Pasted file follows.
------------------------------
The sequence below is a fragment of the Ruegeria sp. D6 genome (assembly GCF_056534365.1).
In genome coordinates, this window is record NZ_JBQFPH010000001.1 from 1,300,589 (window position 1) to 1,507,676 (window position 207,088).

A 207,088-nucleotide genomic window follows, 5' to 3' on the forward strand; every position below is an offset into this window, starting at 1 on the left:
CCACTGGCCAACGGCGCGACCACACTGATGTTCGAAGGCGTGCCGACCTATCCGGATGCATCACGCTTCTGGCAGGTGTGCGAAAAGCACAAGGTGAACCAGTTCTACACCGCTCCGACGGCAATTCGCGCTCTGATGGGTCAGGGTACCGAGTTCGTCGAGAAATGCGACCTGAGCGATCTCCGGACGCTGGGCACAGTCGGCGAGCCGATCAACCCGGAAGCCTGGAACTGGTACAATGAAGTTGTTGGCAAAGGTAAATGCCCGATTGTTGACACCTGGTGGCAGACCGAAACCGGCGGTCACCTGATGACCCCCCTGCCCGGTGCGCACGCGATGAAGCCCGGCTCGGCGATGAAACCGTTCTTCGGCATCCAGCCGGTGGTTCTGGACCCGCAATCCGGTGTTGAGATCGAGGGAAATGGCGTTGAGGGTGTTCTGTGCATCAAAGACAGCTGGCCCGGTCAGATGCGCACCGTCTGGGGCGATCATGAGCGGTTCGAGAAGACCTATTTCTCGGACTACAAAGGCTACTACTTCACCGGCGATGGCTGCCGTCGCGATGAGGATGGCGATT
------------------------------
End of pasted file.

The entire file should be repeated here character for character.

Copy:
The sequence below is a fragment of the Ruegeria sp. D6 genome (assembly GCF_056534365.1).
In genome coordinates, this window is record NZ_JBQFPH010000001.1 from 1,300,589 (window position 1) to 1,507,676 (window position 207,088).

A 207,088-nucleotide genomic window follows, 5' to 3' on the forward strand; every position below is an offset into this window, starting at 1 on the left:
CCACTGGCCAACGGCGCGACCACACTGATGTTCGAAGGCGTGCCGACCTATCCGGATGCATCACGCTTCTGGCAGGTGTGCGAAAAGCACAAGGTGAACCAGTTCTACACCGCTCCGACGGCAATTCGCGCTCTGATGGGTCAGGGTACCGAGTTCGTCGAGAAATGCGACCTGAGCGATCTCCGGACGCTGGGCACAGTCGGCGAGCCGATCAACCCGGAAGCCTGGAACTGGTACAATGAAGTTGTTGGCAAAGGTAAATGCCCGATTGTTGACACCTGGTGGCAGACCGAAACCGGCGGTCACCTGATGACCCCCCTGCCCGGTGCGCACGCGATGAAGCCCGGCTCGGCGATGAAACCGTTCTTCGGCATCCAGCCGGTGGTTCTGGACCCGCAATCCGGTGTTGAGATCGAGGGAAATGGCGTTGAGGGTGTTCTGTGCATCAAAGACAGCTGGCCCGGTCAGATGCGCACCGTCTGGGGCGATCATGAGCGGTTCGAGAAGACCTATTTCTCGGACTACAAAGGCTACTACTTCACCGGCGATGGCTGCCGTCGCGATGAGGATGGCGATT